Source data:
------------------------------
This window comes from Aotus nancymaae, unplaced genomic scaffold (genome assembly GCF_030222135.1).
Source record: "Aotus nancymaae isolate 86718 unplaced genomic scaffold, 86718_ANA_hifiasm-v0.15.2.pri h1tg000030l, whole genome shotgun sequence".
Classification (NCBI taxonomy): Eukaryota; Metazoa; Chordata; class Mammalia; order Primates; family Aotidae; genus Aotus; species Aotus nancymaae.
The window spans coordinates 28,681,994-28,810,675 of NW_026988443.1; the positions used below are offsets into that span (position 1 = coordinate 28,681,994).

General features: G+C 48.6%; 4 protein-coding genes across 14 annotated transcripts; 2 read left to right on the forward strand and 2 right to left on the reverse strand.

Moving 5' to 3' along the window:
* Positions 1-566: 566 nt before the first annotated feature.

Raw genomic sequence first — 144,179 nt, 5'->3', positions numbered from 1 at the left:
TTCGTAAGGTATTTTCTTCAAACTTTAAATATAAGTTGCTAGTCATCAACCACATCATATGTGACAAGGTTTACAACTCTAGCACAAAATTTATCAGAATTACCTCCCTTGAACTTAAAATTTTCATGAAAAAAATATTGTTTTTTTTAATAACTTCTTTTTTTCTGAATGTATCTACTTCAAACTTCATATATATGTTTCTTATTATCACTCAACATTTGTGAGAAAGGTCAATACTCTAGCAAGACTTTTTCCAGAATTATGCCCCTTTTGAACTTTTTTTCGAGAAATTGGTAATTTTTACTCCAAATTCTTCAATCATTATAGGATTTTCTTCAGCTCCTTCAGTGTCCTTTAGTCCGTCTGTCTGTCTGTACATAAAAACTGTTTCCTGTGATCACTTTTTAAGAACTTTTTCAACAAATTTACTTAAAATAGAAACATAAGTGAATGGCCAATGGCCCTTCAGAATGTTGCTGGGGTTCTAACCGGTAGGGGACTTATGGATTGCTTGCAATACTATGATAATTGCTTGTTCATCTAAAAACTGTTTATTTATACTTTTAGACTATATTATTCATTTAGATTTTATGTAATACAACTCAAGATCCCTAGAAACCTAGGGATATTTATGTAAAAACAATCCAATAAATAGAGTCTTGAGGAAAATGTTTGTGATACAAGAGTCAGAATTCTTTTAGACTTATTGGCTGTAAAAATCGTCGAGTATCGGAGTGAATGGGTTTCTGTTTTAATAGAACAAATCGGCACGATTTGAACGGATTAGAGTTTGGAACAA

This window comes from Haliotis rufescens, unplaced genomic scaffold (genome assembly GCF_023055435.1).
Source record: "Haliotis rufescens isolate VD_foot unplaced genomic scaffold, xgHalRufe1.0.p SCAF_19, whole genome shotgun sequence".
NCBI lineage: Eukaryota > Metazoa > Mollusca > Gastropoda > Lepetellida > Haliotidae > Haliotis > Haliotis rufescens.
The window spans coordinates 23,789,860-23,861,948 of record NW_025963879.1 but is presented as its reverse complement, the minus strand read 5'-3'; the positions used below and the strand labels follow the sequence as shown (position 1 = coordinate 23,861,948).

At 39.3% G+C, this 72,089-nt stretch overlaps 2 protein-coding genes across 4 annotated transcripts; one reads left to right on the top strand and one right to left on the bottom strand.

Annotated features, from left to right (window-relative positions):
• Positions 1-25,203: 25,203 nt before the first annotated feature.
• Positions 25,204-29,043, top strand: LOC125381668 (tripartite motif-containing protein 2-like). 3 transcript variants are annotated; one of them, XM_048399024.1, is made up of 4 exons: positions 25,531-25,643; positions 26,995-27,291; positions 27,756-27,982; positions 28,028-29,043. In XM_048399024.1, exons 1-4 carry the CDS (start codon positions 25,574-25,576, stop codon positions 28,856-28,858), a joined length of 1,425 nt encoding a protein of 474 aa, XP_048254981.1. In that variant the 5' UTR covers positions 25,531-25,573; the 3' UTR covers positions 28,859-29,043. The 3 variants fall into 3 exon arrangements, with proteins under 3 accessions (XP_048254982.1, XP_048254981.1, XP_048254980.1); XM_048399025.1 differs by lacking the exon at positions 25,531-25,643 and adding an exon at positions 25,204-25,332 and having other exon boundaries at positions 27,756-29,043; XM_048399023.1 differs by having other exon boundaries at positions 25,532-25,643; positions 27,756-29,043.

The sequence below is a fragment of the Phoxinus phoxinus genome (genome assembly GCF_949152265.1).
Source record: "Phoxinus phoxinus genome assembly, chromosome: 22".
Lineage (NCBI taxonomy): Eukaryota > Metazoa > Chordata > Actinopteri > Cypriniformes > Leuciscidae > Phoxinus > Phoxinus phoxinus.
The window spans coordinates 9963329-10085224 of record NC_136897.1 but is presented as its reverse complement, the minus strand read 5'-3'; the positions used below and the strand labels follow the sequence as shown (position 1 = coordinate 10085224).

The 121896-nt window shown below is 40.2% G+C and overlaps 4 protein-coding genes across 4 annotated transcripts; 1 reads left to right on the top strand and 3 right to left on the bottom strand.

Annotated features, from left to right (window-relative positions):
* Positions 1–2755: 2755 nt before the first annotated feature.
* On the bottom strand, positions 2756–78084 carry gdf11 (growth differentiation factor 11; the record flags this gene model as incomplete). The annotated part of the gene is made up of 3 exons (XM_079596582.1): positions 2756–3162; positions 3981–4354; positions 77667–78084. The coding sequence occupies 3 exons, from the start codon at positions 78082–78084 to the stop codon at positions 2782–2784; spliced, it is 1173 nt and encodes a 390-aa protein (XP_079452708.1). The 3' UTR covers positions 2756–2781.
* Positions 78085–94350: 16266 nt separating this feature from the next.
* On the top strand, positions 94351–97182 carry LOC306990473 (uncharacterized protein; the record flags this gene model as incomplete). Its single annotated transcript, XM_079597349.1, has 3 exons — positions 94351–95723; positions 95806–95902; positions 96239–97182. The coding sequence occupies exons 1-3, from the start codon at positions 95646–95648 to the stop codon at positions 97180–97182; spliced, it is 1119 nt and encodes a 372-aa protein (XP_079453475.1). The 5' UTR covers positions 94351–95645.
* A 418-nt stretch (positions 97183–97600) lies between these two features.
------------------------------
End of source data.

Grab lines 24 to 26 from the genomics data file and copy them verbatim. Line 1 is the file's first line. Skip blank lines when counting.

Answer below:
* Positions 1–2755: 2755 nt before the first annotated feature.
* On the bottom strand, positions 2756–78084 carry gdf11 (growth differentiation factor 11; the record flags this gene model as incomplete). The annotated part of the gene is made up of 3 exons (XM_079596582.1): positions 2756–3162; positions 3981–4354; positions 77667–78084. The coding sequence occupies 3 exons, from the start codon at positions 78082–78084 to the stop codon at positions 2782–2784; spliced, it is 1173 nt and encodes a 390-aa protein (XP_079452708.1). The 3' UTR covers positions 2756–2781.
* Positions 78085–94350: 16266 nt separating this feature from the next.